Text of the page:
(Bloomberg) -- This week’s US inflation print and Federal Reserve decision might be at the forefront of most investors’ minds, but for some of Wall Street’s most prominent strategists it’s the prospect of future profit downgrades that’s the biggest worry for stocks.
According to notes from Morgan Stanley’s Michael Wilson and Goldman Sachs Group Inc.’s David Kostin, earnings could contract more than expected in 2023 as margins come under pressure, providing a difficult backdrop for equities.
“The final chapter to this bear market is all about the path of earnings estimates, which are far too high,” Wilson wrote in a note on Monday. The consumer price index reading and Fed meeting are “yesterday’s news,” said the strategist, who ranked No. 1 in the latest Institutional Investor survey.
Stock Market’s Defining Moment Arrives With CPI, Fed Decision
Both Wilson and Kostin see a tough start to 2023 for equities, following a year in which many major indexes fell into bear markets before a fourth-quarter rally. Soaring inflation and rising interest rates have until now been central to investor concerns, and that’s likely to remain the case — for the short-term, at least.
The Fed on Wednesday is set to raise its key rate by 50 basis points to a range of 4% to 4.5%, the highest since 2007, and to signal more increases in early 2023. The day before that, November’s consumer price index is expected to show that while inflation is decelerating, it remains too high for comfort. The S&P 500 slid 3.4% last week on concerns that a strong US economy will keep the Fed on its aggressive policy tightening path, putting the benchmark on track for its worst year since 2008.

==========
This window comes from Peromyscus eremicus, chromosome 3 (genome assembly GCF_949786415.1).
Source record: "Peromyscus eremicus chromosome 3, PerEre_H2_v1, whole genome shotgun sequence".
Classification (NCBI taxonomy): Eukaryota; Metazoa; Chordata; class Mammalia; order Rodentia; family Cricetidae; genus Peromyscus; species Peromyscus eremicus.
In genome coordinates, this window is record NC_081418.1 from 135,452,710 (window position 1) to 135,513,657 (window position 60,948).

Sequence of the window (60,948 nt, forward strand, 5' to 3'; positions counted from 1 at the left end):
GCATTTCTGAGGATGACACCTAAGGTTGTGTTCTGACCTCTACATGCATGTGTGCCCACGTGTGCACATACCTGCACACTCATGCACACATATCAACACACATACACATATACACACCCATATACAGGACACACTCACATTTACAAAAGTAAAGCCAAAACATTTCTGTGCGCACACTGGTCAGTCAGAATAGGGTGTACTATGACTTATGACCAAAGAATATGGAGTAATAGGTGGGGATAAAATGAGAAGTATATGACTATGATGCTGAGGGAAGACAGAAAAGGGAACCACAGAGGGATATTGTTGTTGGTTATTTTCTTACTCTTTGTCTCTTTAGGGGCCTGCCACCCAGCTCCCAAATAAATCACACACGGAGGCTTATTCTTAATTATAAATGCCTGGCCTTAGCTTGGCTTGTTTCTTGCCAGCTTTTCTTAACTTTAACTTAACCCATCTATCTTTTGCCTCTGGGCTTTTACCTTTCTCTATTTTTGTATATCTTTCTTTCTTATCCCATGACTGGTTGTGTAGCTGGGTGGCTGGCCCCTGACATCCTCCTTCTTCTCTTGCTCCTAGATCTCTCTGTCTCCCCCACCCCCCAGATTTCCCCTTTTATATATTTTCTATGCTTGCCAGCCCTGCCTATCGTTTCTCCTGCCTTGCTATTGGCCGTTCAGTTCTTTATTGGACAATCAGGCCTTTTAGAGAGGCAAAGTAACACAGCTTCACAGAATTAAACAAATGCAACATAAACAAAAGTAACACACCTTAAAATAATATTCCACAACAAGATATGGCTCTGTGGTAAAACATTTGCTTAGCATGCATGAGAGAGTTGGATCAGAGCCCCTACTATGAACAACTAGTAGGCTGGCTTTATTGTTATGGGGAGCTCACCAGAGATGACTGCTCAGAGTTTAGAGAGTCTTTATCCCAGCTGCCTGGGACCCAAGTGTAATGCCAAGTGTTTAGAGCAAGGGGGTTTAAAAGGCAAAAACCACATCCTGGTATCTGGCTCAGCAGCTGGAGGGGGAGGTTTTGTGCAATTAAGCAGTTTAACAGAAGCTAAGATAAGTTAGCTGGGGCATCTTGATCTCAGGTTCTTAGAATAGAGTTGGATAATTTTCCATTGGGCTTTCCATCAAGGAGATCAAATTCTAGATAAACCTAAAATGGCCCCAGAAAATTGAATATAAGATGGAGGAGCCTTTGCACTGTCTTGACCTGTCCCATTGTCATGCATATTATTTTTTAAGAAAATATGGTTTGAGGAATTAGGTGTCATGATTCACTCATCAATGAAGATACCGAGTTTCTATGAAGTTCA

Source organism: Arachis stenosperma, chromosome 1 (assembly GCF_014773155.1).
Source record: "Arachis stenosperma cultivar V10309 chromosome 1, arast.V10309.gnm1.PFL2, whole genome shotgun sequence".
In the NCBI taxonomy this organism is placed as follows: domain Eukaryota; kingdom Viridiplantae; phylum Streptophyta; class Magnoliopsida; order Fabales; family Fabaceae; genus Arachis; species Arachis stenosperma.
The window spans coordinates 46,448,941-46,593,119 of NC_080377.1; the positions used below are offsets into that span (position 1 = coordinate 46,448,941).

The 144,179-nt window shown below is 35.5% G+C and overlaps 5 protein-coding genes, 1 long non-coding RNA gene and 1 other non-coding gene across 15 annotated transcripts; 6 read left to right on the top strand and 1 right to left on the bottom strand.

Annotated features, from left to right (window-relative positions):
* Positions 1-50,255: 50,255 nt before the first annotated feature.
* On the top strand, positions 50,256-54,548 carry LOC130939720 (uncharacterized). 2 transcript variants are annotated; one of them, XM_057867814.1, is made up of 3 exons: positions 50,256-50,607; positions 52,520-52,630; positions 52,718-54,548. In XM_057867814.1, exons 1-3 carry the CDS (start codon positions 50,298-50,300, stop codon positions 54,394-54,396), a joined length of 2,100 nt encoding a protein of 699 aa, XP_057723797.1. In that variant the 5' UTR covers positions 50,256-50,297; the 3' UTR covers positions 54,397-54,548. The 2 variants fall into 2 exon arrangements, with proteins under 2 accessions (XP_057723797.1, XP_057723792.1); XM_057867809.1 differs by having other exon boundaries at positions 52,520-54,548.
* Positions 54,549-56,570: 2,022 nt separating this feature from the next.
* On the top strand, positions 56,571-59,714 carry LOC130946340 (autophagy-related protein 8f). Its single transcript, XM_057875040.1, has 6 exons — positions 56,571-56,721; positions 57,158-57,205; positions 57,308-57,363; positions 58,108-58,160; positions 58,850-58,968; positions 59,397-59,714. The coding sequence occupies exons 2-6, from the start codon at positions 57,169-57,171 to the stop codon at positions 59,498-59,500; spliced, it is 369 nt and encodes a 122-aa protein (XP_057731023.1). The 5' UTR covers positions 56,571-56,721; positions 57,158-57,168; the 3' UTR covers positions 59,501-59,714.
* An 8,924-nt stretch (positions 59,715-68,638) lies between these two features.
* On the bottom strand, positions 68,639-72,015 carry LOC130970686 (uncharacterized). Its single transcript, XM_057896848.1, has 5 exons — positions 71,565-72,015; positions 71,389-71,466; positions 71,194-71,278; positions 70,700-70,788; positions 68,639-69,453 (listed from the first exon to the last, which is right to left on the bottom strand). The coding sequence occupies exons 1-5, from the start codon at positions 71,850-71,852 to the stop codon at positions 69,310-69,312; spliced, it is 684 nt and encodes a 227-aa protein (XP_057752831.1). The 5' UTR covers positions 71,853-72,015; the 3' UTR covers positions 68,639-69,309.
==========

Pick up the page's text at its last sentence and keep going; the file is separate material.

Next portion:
Looking further ahead, Wilson expects a very challenging environment for earnings in 2023 as “costs will remain elevated and prices received by companies will fall.” His Goldman Sachs counterpart is of a similar view, saying margins could weigh on estimates more than forecast. Kostin’s team expects no appreciation in either profit or the S&P 500 next year.
Goldman sees the benchmark ending the year at 4,000, while Wilson expects it to close at 3,900 points, roughly in line with current levels.
And while an informal survey of 134 fund managers conducted by Bloomberg showed some of the world’s biggest investors predict that stocks will see low double-digit gains next year, not everyone is convinced by this scenario.
“Many investors have a more bearish equity market outlook than we do,” Kostin wrote. While he assumes a soft landing in 2023, equity returns would be worse than expected if the US economy enters a recession, he said.
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